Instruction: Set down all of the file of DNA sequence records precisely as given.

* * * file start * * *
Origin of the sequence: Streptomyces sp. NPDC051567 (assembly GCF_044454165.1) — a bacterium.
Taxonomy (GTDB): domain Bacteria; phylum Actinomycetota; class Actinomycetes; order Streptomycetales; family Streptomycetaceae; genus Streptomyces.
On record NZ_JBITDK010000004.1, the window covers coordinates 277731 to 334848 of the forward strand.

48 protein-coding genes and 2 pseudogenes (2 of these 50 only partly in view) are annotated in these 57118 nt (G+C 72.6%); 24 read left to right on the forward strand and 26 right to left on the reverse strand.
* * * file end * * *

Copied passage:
Origin of the sequence: Streptomyces sp. NPDC051567 (assembly GCF_044454165.1) — a bacterium.
Taxonomy (GTDB): domain Bacteria; phylum Actinomycetota; class Actinomycetes; order Streptomycetales; family Streptomycetaceae; genus Streptomyces.
On record NZ_JBITDK010000004.1, the window covers coordinates 277731 to 334848 of the forward strand.

48 protein-coding genes and 2 pseudogenes (2 of these 50 only partly in view) are annotated in these 57118 nt (G+C 72.6%); 24 read left to right on the forward strand and 26 right to left on the reverse strand.